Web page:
BYRON BAY NSW
Lealah Shostak-Herber thought the film and Q&A event at Byron Bay as part of the ‘In Our Hands’ project would help educate locals about climate issues and provide some local solutions. She was overjoyed to discover that many people were already tackling issues in their own area and backyards. It was the motivation that many needed.
Lealah, Youth Activities Coordinator at Byron Youth Service Inc., wasn’t the only one inspired by the evening. The Q&A became more of an information exchange where people offered advice and shared what they were doing regarding weed control, seasonal changes and the impact of heavy rainfall. Many who attended the Q&A then joined in a tree-planting of the area around Byron Youth Service, which was run in partnership with Bangalow Koalas and Byron Shire Permaculture.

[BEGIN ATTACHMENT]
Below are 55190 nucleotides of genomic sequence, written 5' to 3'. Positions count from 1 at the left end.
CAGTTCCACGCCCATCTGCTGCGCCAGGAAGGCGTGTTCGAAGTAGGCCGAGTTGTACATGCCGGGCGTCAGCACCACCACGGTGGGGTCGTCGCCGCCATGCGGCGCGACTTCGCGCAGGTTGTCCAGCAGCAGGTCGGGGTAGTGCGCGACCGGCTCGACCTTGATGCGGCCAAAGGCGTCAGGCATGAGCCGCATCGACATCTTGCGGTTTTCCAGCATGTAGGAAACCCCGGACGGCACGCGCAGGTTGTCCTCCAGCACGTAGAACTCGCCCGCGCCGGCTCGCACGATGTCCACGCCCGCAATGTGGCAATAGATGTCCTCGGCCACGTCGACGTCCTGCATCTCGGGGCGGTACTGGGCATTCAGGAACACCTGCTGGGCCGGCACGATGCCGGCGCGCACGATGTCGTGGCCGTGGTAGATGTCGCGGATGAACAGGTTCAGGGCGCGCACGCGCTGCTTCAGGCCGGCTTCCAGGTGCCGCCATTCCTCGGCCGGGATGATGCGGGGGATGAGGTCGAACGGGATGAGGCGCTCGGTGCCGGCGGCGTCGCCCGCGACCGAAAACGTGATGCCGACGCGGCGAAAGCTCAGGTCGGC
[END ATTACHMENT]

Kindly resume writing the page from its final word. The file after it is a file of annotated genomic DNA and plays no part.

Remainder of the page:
The work achieved as part of the In Our Hands project, which was supported by Highways and Byways, has not only improved the area, but has given hope to many young people overwhelmed by the growing climate crisis. Twenty-four volunteers of all ages cleared a very large area of out-of-control scrub around the BYS and planted about 80 edible and native trees. Participants were also invited to do close up botanical studies of leaves and to draw what they saw using charcoal.
Lealah, who is also part of Bangalow Koalas, said plans for the events were impacted by COVID and ongoing heavy rain, but the project turned into a great success.
“Ten years ago we were organising movie nights and information sessions about climate issues and you might get five people coming along. We had 50 people involved in this project, which shows that commitment to action has really grown, especially when you can make the focus local,” Lealah said.
“This project is so important because it is practical and it gives young people hope that we can do something to combat climate problems.”